In the year ahead, we as a synagogue community are dedicating ourselves to creating Jewish living experiences for our children. We are excited about the “campy” program we have created. But it takes more for us to be successful; it takes commitment and resources to support experiences beyond the synagogue walls. It takes parents who encourage their children to attend a two-week experience like USY Encampment (coming soon, call me, Bruce Varon or Sharon Rappaport for more information). It takes donors to make Jewish camping more affordable to families who prioritize Jewish identity-building. And it takes parents who recognize that a summer job as a Jewish camp counselor is as—if not more—important to Jewish community and continuity than a career-boosting internship.
Like you, I want our children and grandchildren to have it all, including the richness of our Jewish tradition. This summer, I got a glimpse of how our dreams could be achieved.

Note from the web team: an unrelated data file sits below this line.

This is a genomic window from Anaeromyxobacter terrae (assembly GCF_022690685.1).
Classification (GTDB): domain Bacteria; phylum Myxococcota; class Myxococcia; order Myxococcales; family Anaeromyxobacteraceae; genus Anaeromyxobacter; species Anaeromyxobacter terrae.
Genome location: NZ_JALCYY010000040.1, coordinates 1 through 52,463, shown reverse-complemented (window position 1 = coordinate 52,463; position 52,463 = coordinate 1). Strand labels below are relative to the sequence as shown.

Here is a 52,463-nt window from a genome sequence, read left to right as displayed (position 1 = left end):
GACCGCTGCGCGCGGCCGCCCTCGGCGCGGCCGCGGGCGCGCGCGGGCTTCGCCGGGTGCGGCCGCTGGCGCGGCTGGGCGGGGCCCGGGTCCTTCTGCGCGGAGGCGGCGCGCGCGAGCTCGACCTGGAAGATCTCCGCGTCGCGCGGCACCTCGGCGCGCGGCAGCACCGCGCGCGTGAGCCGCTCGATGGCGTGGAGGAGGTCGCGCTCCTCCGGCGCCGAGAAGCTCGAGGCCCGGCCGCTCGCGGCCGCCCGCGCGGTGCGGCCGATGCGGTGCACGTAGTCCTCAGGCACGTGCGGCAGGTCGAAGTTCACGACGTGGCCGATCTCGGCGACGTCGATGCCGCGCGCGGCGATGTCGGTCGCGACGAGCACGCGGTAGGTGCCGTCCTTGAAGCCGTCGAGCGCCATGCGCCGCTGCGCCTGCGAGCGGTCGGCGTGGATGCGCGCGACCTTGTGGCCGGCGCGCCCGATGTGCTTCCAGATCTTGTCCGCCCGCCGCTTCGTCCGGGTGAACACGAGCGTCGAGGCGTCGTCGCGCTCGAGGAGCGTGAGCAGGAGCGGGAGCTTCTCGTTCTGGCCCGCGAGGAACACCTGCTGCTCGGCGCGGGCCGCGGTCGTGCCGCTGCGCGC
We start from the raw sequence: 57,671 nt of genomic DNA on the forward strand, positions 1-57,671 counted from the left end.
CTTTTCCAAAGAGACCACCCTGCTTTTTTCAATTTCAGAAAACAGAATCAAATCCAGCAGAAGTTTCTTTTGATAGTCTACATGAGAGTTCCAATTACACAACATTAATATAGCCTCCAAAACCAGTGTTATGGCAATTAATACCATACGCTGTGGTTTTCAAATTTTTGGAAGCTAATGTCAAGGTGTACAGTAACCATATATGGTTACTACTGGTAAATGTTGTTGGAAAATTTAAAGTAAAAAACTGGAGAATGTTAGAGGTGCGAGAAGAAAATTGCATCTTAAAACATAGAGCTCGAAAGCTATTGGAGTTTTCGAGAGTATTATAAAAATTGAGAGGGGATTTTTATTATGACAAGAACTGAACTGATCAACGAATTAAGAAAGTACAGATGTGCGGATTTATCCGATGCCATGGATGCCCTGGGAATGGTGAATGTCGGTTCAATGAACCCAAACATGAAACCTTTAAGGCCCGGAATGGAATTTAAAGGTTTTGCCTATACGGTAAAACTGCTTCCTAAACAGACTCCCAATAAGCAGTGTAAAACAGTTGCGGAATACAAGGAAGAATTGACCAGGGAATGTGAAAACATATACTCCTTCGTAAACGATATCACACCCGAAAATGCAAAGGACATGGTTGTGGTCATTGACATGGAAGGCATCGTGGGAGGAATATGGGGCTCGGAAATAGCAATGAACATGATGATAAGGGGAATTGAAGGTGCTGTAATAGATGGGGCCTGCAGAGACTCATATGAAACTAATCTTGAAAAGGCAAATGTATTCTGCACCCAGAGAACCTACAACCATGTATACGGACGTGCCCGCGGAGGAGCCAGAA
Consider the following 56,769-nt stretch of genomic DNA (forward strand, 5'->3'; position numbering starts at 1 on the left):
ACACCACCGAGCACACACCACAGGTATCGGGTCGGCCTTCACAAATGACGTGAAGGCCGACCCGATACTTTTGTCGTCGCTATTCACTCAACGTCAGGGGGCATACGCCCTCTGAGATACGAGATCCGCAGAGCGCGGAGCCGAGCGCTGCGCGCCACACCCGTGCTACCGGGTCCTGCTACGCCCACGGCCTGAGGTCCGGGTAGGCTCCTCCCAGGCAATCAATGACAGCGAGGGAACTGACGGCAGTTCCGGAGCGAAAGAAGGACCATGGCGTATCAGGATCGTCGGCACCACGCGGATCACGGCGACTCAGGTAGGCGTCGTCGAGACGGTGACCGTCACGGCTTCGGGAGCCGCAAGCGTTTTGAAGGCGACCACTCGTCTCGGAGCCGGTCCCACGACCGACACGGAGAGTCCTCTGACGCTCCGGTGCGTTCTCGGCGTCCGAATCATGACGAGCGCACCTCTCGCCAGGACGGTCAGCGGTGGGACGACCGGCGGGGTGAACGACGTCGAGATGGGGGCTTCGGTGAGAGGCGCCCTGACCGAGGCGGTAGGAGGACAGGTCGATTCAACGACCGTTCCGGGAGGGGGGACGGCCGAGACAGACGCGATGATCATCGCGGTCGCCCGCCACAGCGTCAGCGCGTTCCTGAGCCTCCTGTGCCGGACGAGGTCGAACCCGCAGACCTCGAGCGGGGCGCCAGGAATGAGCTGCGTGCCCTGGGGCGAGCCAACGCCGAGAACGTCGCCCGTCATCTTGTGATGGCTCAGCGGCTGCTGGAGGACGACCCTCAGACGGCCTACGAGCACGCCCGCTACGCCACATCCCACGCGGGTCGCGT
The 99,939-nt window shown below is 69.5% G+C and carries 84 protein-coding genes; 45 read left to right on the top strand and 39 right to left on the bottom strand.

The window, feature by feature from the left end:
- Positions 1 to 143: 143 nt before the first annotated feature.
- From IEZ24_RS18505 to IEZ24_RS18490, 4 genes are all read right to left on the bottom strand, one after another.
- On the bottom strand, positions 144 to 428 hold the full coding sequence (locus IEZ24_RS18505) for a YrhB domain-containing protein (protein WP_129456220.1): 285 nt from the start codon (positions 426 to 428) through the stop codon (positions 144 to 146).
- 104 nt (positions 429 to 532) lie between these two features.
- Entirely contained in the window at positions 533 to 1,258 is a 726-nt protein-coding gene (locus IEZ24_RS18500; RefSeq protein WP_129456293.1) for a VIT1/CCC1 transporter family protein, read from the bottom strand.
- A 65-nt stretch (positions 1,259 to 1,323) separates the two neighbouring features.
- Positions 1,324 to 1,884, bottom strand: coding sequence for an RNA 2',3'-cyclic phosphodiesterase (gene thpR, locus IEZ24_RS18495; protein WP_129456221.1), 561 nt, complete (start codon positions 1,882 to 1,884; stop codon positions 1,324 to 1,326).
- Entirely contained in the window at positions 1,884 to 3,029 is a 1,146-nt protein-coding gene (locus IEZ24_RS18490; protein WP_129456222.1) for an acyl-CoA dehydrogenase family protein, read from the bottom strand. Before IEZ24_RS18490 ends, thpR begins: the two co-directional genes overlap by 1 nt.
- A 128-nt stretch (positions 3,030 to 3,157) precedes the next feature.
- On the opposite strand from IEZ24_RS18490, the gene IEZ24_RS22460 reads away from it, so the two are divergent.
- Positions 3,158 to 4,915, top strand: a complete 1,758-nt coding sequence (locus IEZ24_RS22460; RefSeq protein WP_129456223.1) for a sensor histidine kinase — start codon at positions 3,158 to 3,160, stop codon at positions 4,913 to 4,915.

Rabbi Craig Scheff
Look, up in the sky! It’s a bird! It’s an F-35! No, it’s OJC on United 84, leaving Newark and headed for Tel Aviv’s Ben Gurion Airport. OJC?! Yes, OJC, where just one month after sending 24 people on a week-long volunteer mitzvah mission, the congregation is sending a delegation of 39 for the 5777 OJC Israel Experience.
Last week, Prime Minister Netanyahu called Israel’s “long arm” longer and mightier with the arrival of two F-35 fighter jets. There is no debating the qualitative advantage these machines provide to Israel for the protection of the Jewish homeland. I like to think of our frequent Israel trips as the long arm of OJC, made longer and mightier with each trip, providing a qualitative advantage to the Jewish identities of those participating in our trips.